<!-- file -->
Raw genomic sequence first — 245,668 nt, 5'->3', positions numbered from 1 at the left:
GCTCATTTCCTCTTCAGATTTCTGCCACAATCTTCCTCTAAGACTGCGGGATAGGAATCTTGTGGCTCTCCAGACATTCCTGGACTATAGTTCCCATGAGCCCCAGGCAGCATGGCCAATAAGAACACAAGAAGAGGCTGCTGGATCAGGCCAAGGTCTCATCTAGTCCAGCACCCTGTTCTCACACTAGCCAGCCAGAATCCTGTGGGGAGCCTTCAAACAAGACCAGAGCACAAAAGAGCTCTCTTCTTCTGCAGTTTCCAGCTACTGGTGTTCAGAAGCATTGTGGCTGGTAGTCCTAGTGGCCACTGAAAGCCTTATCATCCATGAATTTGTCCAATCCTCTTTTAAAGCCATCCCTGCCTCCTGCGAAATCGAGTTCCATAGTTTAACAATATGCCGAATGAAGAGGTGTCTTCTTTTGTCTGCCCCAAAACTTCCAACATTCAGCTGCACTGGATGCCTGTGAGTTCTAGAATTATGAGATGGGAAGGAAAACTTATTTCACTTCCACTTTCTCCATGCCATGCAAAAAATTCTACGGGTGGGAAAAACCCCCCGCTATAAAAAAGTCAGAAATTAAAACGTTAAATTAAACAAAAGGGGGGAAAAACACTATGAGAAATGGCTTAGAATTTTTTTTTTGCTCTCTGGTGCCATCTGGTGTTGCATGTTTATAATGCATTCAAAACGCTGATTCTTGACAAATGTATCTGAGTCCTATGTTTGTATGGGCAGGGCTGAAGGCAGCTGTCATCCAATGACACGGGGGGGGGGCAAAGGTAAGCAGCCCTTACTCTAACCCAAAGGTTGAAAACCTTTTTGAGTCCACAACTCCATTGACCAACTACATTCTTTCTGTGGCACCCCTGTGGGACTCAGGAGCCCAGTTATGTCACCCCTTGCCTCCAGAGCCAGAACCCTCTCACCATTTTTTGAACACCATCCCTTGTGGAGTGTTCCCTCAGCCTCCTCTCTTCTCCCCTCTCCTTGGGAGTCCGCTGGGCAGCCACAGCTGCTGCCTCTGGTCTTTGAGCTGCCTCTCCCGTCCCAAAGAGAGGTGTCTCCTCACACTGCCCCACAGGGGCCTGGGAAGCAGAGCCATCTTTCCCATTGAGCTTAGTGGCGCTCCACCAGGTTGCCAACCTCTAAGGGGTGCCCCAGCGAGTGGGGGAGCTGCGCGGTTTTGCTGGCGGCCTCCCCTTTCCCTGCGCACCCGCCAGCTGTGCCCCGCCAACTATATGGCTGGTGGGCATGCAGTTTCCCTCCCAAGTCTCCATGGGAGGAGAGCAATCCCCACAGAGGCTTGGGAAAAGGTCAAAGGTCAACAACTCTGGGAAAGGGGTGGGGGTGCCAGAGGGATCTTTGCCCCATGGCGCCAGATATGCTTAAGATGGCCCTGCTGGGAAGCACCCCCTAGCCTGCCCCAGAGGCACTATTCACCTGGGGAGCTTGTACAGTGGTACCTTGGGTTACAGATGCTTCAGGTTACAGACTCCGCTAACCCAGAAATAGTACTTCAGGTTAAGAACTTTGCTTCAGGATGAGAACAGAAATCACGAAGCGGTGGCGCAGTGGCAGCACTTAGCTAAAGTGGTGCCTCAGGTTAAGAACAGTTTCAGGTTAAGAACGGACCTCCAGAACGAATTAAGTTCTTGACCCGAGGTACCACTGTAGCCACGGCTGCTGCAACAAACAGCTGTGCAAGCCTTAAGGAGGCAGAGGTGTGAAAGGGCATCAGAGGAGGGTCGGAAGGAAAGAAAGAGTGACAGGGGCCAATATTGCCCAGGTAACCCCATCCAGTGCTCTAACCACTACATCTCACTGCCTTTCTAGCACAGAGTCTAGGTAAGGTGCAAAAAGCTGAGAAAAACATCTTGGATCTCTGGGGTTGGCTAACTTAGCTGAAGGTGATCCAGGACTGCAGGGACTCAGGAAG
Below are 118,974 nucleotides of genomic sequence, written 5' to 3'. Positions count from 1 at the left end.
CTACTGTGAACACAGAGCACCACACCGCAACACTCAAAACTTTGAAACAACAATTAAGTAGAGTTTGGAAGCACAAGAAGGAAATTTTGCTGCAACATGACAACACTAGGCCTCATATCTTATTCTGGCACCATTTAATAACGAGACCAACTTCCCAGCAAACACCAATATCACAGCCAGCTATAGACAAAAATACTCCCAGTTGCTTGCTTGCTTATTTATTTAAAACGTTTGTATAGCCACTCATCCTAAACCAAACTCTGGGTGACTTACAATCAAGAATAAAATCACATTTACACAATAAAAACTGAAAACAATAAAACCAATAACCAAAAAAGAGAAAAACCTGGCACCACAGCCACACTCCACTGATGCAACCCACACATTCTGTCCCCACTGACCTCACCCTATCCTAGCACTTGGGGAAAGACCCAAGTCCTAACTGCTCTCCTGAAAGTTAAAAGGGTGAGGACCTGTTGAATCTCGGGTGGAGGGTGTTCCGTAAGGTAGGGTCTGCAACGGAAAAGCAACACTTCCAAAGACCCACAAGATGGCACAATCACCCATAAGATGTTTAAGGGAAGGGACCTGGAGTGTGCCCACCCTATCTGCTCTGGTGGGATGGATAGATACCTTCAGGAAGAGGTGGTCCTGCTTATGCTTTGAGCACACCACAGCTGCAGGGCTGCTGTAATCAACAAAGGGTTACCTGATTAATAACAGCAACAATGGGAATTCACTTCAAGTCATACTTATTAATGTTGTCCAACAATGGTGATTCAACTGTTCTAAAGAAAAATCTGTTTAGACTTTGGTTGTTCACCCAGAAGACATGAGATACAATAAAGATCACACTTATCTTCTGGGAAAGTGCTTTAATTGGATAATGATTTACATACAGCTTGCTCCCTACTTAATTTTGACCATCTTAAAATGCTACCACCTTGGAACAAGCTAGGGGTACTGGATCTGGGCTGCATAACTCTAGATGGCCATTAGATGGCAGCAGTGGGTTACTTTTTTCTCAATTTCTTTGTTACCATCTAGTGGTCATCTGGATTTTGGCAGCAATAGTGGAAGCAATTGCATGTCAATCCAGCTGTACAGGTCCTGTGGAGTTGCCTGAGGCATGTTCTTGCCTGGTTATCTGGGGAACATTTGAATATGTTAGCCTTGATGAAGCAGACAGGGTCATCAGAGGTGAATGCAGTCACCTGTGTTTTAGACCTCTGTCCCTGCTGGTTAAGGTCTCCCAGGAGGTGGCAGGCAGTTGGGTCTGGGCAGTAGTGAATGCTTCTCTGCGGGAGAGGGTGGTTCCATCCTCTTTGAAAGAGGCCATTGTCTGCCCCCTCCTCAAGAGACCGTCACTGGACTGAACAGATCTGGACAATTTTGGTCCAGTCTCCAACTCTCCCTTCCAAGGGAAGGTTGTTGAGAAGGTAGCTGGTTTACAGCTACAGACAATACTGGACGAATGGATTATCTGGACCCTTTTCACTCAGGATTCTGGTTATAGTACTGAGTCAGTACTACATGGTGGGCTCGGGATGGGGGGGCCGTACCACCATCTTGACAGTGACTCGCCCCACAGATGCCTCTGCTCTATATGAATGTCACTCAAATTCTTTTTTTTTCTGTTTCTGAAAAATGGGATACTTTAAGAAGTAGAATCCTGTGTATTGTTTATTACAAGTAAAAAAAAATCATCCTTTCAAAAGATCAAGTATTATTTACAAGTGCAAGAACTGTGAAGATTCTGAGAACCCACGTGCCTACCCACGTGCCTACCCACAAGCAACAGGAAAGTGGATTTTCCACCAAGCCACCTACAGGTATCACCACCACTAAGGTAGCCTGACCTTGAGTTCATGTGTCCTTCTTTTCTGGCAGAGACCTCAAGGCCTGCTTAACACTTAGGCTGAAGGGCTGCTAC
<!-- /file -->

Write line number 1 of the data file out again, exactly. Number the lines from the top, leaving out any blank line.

Raw genomic sequence first — 245,668 nt, 5'->3', positions numbered from 1 at the left: